There's fast exchange of Ca2+ from bone fluid labile pool found in the canaliculi making use of the membrane bound Ca2+ pump. Slow exchange occurs in mineralised bone where bone undergoes dissolution through osteoclast activity and Ca2+ diffuses out
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How does PTH cause the fast exchange?
PTH binds to a receptor on the osteoblast layer causing cAMP to stimulate Ca2+ channel to open allowing an influx of Ca2+ which then leaves the cell through a Na+Ca2+ exchanger
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How does PTH cause slow exchange?
PTH activate osteoblasts that activate the RANK ligand that sppeds up the maturation of osteoclast releasing Ca2+ from the stable pool and increasing bone reabsorption
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How does Calcitonin affect Ca2+ levels in the blood?
When Ca2+ rises too much the thyroid gland releases calcitonin which stimulates Ca2+ deposition in bones and reduces Ca2+ uptake in kidneys
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Which cells in the thyroid gland secrete calcitonin?
C cells (different from chief cells)
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What can calcitonin be used for?
Prevent hypercalcaemia after postprandial absorption of Ca2+ and protect against excessive loss of Ca2+ from the maternal skeleton during pregnancy
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Where is active vitamin D produced?
in the proximal convoluted tubule cells of the kidney. It is steroidal. It is produced from cholesterol or from the diet
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What is the biological function of active vitamin D?
Increase Ca2+ absorption from the intestine which protects bone
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How does active vitamin D help with absorption of Ca2+ from the gut?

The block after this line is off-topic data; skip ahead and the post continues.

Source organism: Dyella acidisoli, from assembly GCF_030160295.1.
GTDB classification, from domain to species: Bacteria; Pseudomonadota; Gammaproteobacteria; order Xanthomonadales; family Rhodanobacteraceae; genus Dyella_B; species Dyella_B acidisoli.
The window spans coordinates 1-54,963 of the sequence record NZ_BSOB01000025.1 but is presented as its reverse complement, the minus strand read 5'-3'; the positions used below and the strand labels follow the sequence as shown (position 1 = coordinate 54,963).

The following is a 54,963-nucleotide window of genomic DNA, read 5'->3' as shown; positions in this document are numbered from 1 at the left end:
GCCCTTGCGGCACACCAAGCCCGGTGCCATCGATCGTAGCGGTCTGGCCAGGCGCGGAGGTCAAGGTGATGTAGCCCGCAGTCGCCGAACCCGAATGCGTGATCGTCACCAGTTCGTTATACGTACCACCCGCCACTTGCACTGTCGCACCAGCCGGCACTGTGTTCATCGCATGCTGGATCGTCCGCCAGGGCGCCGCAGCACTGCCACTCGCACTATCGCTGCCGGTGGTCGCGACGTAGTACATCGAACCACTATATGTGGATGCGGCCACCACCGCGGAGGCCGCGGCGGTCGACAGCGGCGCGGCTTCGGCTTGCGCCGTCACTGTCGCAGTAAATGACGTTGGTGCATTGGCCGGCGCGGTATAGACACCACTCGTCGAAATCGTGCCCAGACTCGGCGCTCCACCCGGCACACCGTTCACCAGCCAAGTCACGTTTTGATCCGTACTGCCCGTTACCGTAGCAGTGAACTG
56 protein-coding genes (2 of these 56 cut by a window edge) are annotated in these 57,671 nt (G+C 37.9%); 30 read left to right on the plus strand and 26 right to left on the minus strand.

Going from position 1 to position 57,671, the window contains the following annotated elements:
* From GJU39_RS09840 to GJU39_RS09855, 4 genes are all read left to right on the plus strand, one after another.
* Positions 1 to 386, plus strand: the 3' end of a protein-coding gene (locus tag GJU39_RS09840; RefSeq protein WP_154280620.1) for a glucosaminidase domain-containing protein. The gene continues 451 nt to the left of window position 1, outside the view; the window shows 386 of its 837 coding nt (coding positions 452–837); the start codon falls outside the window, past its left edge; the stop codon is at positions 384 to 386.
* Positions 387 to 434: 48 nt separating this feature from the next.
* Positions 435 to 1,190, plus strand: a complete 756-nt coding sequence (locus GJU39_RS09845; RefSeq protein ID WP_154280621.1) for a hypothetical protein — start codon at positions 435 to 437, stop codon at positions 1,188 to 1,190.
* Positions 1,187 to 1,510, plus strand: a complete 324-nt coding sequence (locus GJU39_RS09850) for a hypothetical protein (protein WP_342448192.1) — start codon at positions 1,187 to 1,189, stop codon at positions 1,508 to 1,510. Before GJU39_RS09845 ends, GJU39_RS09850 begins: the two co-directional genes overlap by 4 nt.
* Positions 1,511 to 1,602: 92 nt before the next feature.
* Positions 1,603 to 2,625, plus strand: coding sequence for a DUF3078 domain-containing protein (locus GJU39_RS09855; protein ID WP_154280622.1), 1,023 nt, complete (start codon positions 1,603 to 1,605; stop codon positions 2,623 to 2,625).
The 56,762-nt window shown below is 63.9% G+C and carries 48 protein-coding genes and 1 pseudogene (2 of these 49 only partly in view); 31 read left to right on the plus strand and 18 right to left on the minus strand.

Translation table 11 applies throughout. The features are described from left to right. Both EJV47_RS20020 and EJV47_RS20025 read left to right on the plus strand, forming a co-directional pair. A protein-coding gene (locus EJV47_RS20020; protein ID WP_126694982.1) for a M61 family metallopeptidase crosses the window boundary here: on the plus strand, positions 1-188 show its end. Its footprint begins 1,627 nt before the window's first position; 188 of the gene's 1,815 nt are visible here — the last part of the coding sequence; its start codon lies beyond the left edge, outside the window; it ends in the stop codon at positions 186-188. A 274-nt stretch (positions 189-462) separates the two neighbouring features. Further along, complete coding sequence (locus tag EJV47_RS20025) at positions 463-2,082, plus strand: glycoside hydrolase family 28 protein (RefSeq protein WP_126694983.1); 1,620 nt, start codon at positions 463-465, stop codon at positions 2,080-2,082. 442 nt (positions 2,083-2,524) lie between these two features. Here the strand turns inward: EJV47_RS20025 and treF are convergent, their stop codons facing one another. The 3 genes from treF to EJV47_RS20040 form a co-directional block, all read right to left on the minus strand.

Active vitamin D binds to a receptor on the promoter region on the DNA in intestinal epithelial cells and cause protein synthesis of Ca2+ channels, calbindin, pumps and exchangers to increase Ca2+ uptake in the cell
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How does a decrease in the amount of active vitamin D cause rickets?
A decrease in vitamin D, decreases calcium uptake in the gut, which increases PTH which increases Ca2+ reabsorbed from bone which leads to cartilage not properly mineralised, weak and malformed bones
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What effect does primary hyperparathyroidism cause?
Increase in PTH which causes an increased uptake in kidneys and increased Ca2+ reabsorbed from the bone which causes a decrease in bone density making fractures easier
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What effect does secondary hyperthyroidism cause?
Chronic renal failure leads to decrease in calcitrol production and decreased Ca2+ absorption in the gut as well as decrease Ca2+ retention in kidneys that cause hypocalcaemia which increases PTH which leads to bone deformation
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What can cause hyperparathyroidism?
Low Ca2+ diet, excessive phosphorus with normal/low Ca2+ or inadequate amounts of vitamin D3
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Card 2

Front

Where is most of the calcium stored?

Back

In bone as inorganic, mineralised matrix as hydroxyapatite

Card 3

Front

Where is the rest of the calcium stored?

Back

Preview of the front of card 3

Card 4

Front

What form is the calcium stored in cytosol as?

Back

Preview of the front of card 4

Card 5

Front

Why is there a 10,000 fold Ca2+ concentration gradient between ECF and cytoplasm?

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Preview of the front of card 5